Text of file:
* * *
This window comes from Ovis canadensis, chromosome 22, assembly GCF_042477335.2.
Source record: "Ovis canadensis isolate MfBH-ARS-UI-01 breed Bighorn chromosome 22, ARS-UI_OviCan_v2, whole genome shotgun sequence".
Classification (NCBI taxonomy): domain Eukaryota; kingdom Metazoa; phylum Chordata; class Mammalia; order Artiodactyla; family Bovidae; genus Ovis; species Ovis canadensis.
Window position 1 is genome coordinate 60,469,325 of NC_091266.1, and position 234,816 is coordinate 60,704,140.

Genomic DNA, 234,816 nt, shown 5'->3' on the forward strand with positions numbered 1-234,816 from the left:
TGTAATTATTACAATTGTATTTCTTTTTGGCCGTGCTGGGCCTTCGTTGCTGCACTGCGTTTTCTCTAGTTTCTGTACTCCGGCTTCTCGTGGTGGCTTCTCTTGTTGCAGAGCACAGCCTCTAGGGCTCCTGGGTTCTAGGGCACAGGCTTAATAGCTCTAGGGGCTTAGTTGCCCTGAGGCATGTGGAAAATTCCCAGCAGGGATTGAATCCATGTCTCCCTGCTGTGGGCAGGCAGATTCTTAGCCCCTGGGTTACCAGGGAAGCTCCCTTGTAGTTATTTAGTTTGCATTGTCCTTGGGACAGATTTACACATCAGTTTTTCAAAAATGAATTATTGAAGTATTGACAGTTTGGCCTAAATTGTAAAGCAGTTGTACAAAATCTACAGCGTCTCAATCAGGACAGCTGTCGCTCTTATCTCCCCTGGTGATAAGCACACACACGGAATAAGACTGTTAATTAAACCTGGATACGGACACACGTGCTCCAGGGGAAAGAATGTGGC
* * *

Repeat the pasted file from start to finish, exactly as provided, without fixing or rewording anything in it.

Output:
This window comes from Ovis canadensis, chromosome 22, assembly GCF_042477335.2.
Source record: "Ovis canadensis isolate MfBH-ARS-UI-01 breed Bighorn chromosome 22, ARS-UI_OviCan_v2, whole genome shotgun sequence".
Classification (NCBI taxonomy): domain Eukaryota; kingdom Metazoa; phylum Chordata; class Mammalia; order Artiodactyla; family Bovidae; genus Ovis; species Ovis canadensis.
Window position 1 is genome coordinate 60,469,325 of NC_091266.1, and position 234,816 is coordinate 60,704,140.

Genomic DNA, 234,816 nt, shown 5'->3' on the forward strand with positions numbered 1-234,816 from the left:
TGTAATTATTACAATTGTATTTCTTTTTGGCCGTGCTGGGCCTTCGTTGCTGCACTGCGTTTTCTCTAGTTTCTGTACTCCGGCTTCTCGTGGTGGCTTCTCTTGTTGCAGAGCACAGCCTCTAGGGCTCCTGGGTTCTAGGGCACAGGCTTAATAGCTCTAGGGGCTTAGTTGCCCTGAGGCATGTGGAAAATTCCCAGCAGGGATTGAATCCATGTCTCCCTGCTGTGGGCAGGCAGATTCTTAGCCCCTGGGTTACCAGGGAAGCTCCCTTGTAGTTATTTAGTTTGCATTGTCCTTGGGACAGATTTACACATCAGTTTTTCAAAAATGAATTATTGAAGTATTGACAGTTTGGCCTAAATTGTAAAGCAGTTGTACAAAATCTACAGCGTCTCAATCAGGACAGCTGTCGCTCTTATCTCCCCTGGTGATAAGCACACACACGGAATAAGACTGTTAATTAAACCTGGATACGGACACACGTGCTCCAGGGGAAAGAATGTGGC